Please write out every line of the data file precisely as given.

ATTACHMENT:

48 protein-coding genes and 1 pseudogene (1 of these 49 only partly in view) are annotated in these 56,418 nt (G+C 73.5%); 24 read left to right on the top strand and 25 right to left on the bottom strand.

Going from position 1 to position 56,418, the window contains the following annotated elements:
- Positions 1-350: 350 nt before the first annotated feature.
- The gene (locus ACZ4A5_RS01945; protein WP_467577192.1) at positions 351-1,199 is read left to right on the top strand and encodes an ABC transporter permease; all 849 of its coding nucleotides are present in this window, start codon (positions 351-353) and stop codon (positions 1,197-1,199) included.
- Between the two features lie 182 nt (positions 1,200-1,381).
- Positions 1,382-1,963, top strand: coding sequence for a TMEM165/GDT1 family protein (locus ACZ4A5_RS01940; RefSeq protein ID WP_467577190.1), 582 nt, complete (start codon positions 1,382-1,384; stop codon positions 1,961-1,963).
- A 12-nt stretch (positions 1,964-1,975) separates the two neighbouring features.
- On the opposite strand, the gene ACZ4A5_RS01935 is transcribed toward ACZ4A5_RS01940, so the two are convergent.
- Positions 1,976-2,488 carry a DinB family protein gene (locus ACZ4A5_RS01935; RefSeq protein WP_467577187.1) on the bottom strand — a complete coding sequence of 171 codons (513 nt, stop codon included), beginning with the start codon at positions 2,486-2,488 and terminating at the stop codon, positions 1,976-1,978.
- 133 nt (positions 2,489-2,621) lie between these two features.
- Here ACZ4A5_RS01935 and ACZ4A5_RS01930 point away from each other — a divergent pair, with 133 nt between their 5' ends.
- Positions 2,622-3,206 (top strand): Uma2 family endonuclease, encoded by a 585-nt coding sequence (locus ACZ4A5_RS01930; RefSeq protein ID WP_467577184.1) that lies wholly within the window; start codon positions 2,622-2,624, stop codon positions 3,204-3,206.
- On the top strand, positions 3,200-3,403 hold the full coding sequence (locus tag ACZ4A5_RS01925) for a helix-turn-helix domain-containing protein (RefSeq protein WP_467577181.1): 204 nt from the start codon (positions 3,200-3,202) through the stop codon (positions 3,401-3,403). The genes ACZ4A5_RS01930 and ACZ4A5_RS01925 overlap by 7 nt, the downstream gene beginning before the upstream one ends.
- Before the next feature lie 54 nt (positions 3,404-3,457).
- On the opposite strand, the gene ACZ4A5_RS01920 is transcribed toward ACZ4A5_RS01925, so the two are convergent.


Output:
48 protein-coding genes and 1 pseudogene (1 of these 49 only partly in view) are annotated in these 56,418 nt (G+C 73.5%); 24 read left to right on the top strand and 25 right to left on the bottom strand.

Going from position 1 to position 56,418, the window contains the following annotated elements:
- Positions 1-350: 350 nt before the first annotated feature.
- The gene (locus ACZ4A5_RS01945; protein WP_467577192.1) at positions 351-1,199 is read left to right on the top strand and encodes an ABC transporter permease; all 849 of its coding nucleotides are present in this window, start codon (positions 351-353) and stop codon (positions 1,197-1,199) included.
- Between the two features lie 182 nt (positions 1,200-1,381).
- Positions 1,382-1,963, top strand: coding sequence for a TMEM165/GDT1 family protein (locus ACZ4A5_RS01940; RefSeq protein ID WP_467577190.1), 582 nt, complete (start codon positions 1,382-1,384; stop codon positions 1,961-1,963).
- A 12-nt stretch (positions 1,964-1,975) separates the two neighbouring features.
- On the opposite strand, the gene ACZ4A5_RS01935 is transcribed toward ACZ4A5_RS01940, so the two are convergent.
- Positions 1,976-2,488 carry a DinB family protein gene (locus ACZ4A5_RS01935; RefSeq protein WP_467577187.1) on the bottom strand — a complete coding sequence of 171 codons (513 nt, stop codon included), beginning with the start codon at positions 2,486-2,488 and terminating at the stop codon, positions 1,976-1,978.
- 133 nt (positions 2,489-2,621) lie between these two features.
- Here ACZ4A5_RS01935 and ACZ4A5_RS01930 point away from each other — a divergent pair, with 133 nt between their 5' ends.
- Positions 2,622-3,206 (top strand): Uma2 family endonuclease, encoded by a 585-nt coding sequence (locus ACZ4A5_RS01930; RefSeq protein ID WP_467577184.1) that lies wholly within the window; start codon positions 2,622-2,624, stop codon positions 3,204-3,206.
- On the top strand, positions 3,200-3,403 hold the full coding sequence (locus tag ACZ4A5_RS01925) for a helix-turn-helix domain-containing protein (RefSeq protein WP_467577181.1): 204 nt from the start codon (positions 3,200-3,202) through the stop codon (positions 3,401-3,403). The genes ACZ4A5_RS01930 and ACZ4A5_RS01925 overlap by 7 nt, the downstream gene beginning before the upstream one ends.
- Before the next feature lie 54 nt (positions 3,404-3,457).
- On the opposite strand, the gene ACZ4A5_RS01920 is transcribed toward ACZ4A5_RS01925, so the two are convergent.